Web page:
For a long time I had referenced credit scores in post, but never really wrote anything introductory like this, rather just talking about things like the best credit cards for reselling. In truth it’s a topic I understand but never considered myself an expert in. So I asked William Charles of Doctor of Credit, who is truly an expert in this stuff to write the following Introduction to How Credit Scores are Calculated. -Trevor
How Credit Scores are Calculated
Trevor asked if I might be interested in writing a guest post on how credit scores are calculated and here we are. In this post I’ll try to give you a primer on the different types of scores and how they are calculated. There are two major credit scoring algorithms:
- FICO Score
To make matters even more confusing for you each of these scores has different variations and model numbers (e.g FICO offers a FICO Bankcard Enhanced 8 model that aims to be more useful to credit card issuers). That being said, it’s important not to get bogged down by the details and instead focus on the overarching scoring criteria instead. Remember that the aim of credit scores is to determine how ‘worthy’ an individual is of credit without manually having to look at their credit history. This lets lenders make split second decisions on whether to extend you credit or not.
General Credit Scoring Factors
Almost all credit scoring algorithms will look at the following, with slightly different weighting of importance:
- Payment History. The importance of looking at payment history data should be obvious. If you had two friends and one had always paid you back on time and the other was always late in paying you back who would you prefer to loan money to? The same is true for any financial institution and this is usually why payment history is the most important scoring factor.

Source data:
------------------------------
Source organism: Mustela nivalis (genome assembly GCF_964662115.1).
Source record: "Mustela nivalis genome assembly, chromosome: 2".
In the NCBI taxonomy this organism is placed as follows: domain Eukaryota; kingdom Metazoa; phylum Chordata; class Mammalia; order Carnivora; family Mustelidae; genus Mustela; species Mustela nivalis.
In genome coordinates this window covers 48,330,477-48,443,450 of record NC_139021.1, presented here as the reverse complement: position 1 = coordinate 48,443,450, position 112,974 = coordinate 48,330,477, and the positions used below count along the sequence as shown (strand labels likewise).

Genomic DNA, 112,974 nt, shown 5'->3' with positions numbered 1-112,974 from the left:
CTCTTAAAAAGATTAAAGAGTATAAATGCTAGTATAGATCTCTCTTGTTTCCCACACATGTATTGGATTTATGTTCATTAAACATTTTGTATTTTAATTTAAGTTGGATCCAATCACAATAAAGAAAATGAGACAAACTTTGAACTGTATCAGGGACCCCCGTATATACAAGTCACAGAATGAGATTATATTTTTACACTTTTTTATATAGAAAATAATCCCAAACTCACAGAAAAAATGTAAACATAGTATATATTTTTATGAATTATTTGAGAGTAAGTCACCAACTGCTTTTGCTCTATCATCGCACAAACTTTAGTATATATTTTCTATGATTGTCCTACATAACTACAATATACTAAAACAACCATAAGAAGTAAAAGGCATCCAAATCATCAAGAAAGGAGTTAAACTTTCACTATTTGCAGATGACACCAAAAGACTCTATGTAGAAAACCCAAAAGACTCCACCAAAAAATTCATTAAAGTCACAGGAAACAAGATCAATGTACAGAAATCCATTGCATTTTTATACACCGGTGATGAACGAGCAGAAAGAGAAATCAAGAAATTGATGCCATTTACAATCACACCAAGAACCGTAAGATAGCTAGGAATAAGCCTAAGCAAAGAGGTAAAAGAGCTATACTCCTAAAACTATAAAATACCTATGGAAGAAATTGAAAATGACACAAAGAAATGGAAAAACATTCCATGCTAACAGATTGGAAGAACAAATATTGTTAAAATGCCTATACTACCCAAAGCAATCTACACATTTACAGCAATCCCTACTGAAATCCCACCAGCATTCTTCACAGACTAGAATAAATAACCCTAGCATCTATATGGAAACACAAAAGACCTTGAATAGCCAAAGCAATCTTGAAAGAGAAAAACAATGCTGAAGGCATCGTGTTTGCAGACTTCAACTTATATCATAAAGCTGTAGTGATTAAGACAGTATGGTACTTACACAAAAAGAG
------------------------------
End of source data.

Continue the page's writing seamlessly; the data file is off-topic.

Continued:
- Credit Utilization. Your credit utilization is the amount you owe divided by the total amount of credit you have available to you. For example if you have one credit card (ridiculous I know) and it has a credit limit of $10,000 and you’ve used $1,000 of that limit your credit utilization will be 0.1 or 10%. The thought is that if somebody has used a high amount of the credit currently available to them then they are likely to be under financial strain or duress and more likely to default or become delinquent on their loans. It’s important to note that credit utilization traditionally has had no history (e.g credit scoring models will only care about what is currently being reported) but this is changing over time so expect utilization history to be more of a factor in the future.
- Length of Credit History. This helps qualify the rest of your data. If you’ve never made a late repayment and you’ve had a credit card for 20 years then you’re less likely to be a risk than somebody with no late repayments who has had a credit card for six months. This usually incorporates other factors as well such as age of newest account, oldest account and average age of accounts.
- Recent Searches For New Credit. Similar to credit utilization too many searches for new credit can be a signal that somebody is under financial duress and might be more likely to default/become delinquent on their loan obligations.
- Types Of Credit Used. There are two types of credit: installment & revolving. An installment loan is where you borrow a fixed amount and pay back the loan over time (think mortgage or auto loan) and revolving credit is where you have a fixed credit limit and can use/payback the loan as you see fit (think credit card).